How Can I Recover Emotionally After an Abortion?
An abortion is a permanent decision that can cause a complex emotional response afterward. If you’ve had an abortion, you may be surprised by the difficult emotions that can seemingly surface out of nowhere.
Whether you’re feeling emotions like guilt, shame, regret, anger, or grief after an abortion—it’s all normal and understandable. And you’re not alone. A report by the American Psychological Association’s (APA) Task Force on Mental Health and Abortion (TFMHA) found that “it is clear that some women do experience sadness, grief, and feelings of loss following termination of a pregnancy, and some experience clinically significant disorders, including depression and anxiety.”
If you’re having a hard time recovering emotionally after an abortion—whether it’s been days, weeks, or even years since the procedure—healing is possible.
Read on to learn strategies to help you find hope and begin to heal.
Talk About Your Feelings
Emotions are a lot like a carbonated soda—the more you feel shaken and hold in your emotions, the more the pressure builds and builds. It’s only when you let these emotions out that the overwhelming pressure will ease and, you’ll gain a sense of clarity.
Talking to a trusted friend, mentor, relative, counselor, or support group is one way to let your emotions out. By talking about your feelings, you’re taking those emotions out of your head and getting them out in the open. Being able to verbalize what you’re feeling to another person is a cathartic exercise that can be a first step toward healing.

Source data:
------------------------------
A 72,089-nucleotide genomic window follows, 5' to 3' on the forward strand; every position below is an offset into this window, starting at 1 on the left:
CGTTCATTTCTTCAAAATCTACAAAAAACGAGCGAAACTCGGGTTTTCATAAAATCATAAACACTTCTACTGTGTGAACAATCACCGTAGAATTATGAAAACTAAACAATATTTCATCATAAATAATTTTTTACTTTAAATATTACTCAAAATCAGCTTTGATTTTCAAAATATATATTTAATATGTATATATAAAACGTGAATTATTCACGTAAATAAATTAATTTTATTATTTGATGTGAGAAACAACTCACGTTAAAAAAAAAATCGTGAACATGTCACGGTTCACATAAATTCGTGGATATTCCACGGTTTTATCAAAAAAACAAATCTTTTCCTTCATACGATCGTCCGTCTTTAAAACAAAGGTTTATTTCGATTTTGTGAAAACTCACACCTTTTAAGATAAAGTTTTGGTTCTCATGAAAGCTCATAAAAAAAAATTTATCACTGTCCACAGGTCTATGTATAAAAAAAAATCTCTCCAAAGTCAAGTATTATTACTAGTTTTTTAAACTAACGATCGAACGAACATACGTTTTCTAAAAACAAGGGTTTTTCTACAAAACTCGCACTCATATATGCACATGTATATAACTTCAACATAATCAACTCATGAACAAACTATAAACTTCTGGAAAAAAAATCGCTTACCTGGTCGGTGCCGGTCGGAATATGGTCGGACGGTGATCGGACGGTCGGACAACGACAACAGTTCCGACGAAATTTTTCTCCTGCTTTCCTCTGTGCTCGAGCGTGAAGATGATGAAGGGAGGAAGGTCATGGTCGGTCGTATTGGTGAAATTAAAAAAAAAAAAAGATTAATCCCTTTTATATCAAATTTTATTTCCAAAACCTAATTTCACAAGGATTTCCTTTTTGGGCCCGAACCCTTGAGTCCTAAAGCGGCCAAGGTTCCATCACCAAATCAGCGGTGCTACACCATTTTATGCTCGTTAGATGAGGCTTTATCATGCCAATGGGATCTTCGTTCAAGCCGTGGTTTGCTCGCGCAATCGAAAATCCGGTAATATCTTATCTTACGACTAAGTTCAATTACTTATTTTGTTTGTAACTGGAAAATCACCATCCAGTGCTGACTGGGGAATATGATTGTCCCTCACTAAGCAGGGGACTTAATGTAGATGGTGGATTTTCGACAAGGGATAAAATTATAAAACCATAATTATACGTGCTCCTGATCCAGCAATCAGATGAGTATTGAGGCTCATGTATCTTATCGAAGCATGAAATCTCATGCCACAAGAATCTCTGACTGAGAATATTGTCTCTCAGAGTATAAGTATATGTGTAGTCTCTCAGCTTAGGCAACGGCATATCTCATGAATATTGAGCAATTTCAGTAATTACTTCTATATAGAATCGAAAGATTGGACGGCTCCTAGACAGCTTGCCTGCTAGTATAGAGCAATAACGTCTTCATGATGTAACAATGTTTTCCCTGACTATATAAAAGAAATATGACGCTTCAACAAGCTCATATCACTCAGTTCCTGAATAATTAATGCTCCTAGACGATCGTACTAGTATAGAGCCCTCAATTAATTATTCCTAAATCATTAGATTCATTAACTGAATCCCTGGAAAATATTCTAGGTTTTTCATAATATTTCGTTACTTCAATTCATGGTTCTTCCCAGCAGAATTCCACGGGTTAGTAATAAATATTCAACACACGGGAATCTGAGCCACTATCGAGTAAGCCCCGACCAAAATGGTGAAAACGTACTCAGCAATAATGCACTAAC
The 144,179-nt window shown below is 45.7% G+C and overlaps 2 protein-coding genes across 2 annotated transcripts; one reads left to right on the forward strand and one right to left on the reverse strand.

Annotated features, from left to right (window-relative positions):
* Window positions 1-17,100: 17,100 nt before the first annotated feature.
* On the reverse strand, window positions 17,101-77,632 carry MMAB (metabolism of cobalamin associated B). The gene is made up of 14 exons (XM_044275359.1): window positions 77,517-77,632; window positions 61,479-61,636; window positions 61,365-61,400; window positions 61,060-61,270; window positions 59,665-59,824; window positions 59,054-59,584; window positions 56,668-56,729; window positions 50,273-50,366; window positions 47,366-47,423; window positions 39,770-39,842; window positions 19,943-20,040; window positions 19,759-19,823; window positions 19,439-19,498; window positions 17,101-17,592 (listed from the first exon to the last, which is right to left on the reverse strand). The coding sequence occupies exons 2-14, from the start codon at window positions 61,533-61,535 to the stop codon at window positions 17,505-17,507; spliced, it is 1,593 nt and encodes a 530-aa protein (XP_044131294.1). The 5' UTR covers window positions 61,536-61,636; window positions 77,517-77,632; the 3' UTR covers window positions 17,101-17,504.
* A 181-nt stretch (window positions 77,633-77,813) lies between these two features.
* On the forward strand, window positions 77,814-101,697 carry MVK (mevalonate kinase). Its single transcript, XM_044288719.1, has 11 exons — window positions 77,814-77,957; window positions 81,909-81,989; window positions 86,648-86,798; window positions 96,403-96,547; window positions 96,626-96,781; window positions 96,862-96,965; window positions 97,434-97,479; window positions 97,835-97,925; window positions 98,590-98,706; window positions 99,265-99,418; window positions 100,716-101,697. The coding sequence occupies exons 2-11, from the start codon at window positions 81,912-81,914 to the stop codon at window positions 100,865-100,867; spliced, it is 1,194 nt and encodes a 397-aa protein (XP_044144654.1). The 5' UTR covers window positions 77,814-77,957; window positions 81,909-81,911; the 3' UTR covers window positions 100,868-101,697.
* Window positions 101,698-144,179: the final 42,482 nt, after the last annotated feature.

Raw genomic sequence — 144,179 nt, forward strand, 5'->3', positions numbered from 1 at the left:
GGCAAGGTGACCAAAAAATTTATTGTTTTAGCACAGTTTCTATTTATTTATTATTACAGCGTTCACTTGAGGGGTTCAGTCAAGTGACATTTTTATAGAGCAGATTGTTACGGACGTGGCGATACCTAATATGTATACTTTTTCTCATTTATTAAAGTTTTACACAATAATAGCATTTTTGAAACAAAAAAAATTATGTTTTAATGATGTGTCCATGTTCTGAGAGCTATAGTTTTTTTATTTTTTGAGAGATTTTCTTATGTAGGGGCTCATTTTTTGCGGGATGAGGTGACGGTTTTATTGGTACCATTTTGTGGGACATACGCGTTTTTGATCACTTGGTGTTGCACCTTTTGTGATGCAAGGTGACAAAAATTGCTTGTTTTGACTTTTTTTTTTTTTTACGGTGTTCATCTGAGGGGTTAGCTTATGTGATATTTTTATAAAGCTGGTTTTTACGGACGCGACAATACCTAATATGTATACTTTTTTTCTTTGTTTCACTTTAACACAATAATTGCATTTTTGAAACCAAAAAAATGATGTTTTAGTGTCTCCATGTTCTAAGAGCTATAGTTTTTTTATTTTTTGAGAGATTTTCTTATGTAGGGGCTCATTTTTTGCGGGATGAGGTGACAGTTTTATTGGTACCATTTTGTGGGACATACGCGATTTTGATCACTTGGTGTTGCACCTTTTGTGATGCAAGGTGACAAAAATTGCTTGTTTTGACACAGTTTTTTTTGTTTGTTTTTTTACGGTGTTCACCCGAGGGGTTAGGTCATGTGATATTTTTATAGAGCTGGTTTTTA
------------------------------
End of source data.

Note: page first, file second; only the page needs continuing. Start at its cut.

When choosing your trusted individual or group to talk to, it’s important that they are active listeners—which means that they will listen with the intent of understanding rather than trying to give you advice. The goal in talking about your feelings isn’t to necessarily get someone else’s advice—it’s more about allowing you to get your feelings off your chest.
Name Your Emotions
You’re likely feeling many emotions all at once, which is why it’s important to name each feeling individually. If you don’t, the feelings can tangle together and become too overwhelming to deal with. But by naming each feeling, you’re able to work through them individually and it will feel less intimidating (imagine the benefit of untangling a single string versus a whole ball of yarn).
Journaling is a great way to name and think through the different emotions you’re feeling. A good place to start is to simply list out each emotion (grief, sadness, regret, etc.), Then, answer the following questions about each emotion:
- When I think about my abortion experience, why does this emotion surface?
- While I can’t change the past, what can I do right now to make this feeling less overwhelming in my life?
- What do I want to feel instead of this emotion? What are things I can do to feel this instead? (For example, would sharing your experience with other women help? What about pusuing a hobby you enjoy?)
Talking about your feelings and naming them in a journal can be healing first steps, but finding support in a caring, non-judgmental environment can take you further on your healing journey. At First Concern Pregnancy Resource Center, we offer compassionate support in an encouraging, welcoming environment. What you’re feeling after an abortion is understandable and valid, and we’re here for you. Contact us today to get on a path toward hope and healing.